The problem is that buses, by far the biggest piece of the transit puzzle, saw ridership drop 15 percent from 1991 to 2014, more than canceling out the 63 percent surge in train and ferry use, according to data from the Metropolitan Transportation Commission. With private tech shuttles transporting employees from home to office and the proliferation of ride-hailing services like Uber and Lyft, are buses merely outdated behemoths ready to go the way of the dinosaur?

Is it really true that Uber and Lyft are responsible for declining bus ridership? Are tech shuttles really pulling people from city buses?  With ride-hail, it depends which study one consults. According to a March study from the American Public Transportation Association (APTA), ride-hail works hand-in-glove with transit:

A survey of 4,500 people across the US confirms that people who routinely use “shared modes” of transportation (e.g. bikesharing, carsharing, and ridesharing) were more likely to use public transit. These individuals were less likely to drive, more likely to walk, and saved more on overall transportation costs.

But an earlier study from the University of California Transportation Center at Berkeley shows the opposite.

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M-Ocean View Subway: Is this Project Really About Trains?

View from inside an inbound M-Oceanview. Why should a train full of people sit in a mixed-flow turning pocket waiting for cars to make a left into a mall? Photo: Streetsblog.

View from inside an inbound M-Ocean View just south of Stonestown. Why should a train sit in traffic waiting for cars to make a left into a shopping mall? Photo: Streetsblog.

Thursday, SFMTA joined several agencies at the Bay Area 2040 open house in Oakland. One of the projects presented was the M-Ocean View improvement plan. As the Examiner reported today, SFMTA is now leaning towards an all-underground option, with a tunnel stretching from West Portal to Parkmerced. This project, at around $3 billion, would re-align the M-Ocean View to the west of 19th Ave. and put it in a tunnel. Ostensibly, the project’s objective is to increase capacity and the speed of the trains to better serve SF State and the burgeoning community of Parkmerced.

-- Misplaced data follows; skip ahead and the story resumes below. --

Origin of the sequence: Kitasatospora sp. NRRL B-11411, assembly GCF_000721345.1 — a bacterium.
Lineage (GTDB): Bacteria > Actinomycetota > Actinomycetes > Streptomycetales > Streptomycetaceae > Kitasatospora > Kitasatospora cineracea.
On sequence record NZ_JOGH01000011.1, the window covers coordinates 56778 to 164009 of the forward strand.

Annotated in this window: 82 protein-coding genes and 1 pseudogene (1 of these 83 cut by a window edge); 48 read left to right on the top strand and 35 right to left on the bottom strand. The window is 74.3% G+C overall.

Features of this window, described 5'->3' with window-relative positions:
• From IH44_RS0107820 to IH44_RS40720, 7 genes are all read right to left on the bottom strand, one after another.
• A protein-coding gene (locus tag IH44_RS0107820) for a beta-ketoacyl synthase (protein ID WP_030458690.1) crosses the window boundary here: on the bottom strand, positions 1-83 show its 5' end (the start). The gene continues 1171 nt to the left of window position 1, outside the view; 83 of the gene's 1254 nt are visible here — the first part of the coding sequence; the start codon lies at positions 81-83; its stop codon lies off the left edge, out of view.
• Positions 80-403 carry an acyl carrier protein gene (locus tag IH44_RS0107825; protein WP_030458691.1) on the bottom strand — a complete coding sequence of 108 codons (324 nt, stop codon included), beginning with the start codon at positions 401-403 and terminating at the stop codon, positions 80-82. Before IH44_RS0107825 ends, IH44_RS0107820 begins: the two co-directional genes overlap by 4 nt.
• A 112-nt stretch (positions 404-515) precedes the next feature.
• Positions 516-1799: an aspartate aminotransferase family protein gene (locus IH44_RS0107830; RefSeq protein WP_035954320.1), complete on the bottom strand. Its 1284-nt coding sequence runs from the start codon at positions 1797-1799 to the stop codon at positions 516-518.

From the SFMTA’s factsheet from the section entitled, “Key Benefits of Full Subway” PDF:

MUNI METRO SPEED AND RELIABILITY: No delay to train from waiting at intersections [emphasis added] makes for faster and more reliable service. Undergrounding the M- and K-lines through West Portal also addresses this major bottleneck

Somebody has to point out the elephant in the room.

Why is the train waiting at intersections in the first place?

The M-Ocean View, for its run down 19th, has its own right-of-way. But at each intersection, it has to wait for lights to cycle and automobiles to cross.

Obviously, putting the train in a tunnel is not the only solution.

Liz Brisson, Project Manager, Urban Planning Initiatives Sustainable Street Division for the SFMTA, explained at Thursday evening’s open house that there are short-term improvements to the M-Ocean View in the works, such as giving it more priority at signal lights and reducing the length of the turning pocket, seen in the photo above, at Stonestown. Right now an inbound M-Ocean View train has to wait behind left-turning cars before it can proceed into the Stonestown station.

But why just shorten the turning pocket? Why not get rid of the one that’s blocking the trains? And why signal “priority” instead of pre-emption: meaning why not when the train approaches, gates come down or the light always turns red for the cars and green for the train? The answer is obvious: it will cause more delay for privately owned cars.

The SFMTA’s studies also say the train goes slow because of closely spaced stations and that some stops should be eliminated and consolidated. But stop consolidation doesn’t require tunnels.

As this publication has covered for many years, San Francisco has long had a “transit first,” policy, at least in theory. But what clearer example could there be that transit is still far from first, when trains full of hundreds of people have to sit behind cars turning into a shopping mall?

Certainly, projects to create bus-only lanes on Van Ness, Mission and Geary are a step in the “transit first” direction. But putting Light Rail trains in a tunnel, when they already have a right of way (ROW), doesn’t sound like “transit first.” It sounds like a way to get the train out of the way of the cars.
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Bay Area 2040: Envisioning the Future of the Bay Area

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SFMTAs Liz Brisson at the Plan Bay Area open house. Image: Streetsblog.

SFMTA’s Liz Brisson at the Plan Bay Area open house. Image: Streetsblog.

Who says you can’t have everything?

Well, when it comes to transportation infrastructure and planning, economics and tax payers do, for starters. But Thursday evening’s Plan Bay Area 2040 open house wasn’t about holding back. Instead, the Association of Bay Area Governments (ABAG) and the Metropolitan Transportation Commission (MTC) asked the public to chime in and help envision a transportation and planning future for the entire Bay Area. The open house is part of an ongoing effort to create a catch-all road map for agencies throughout the region.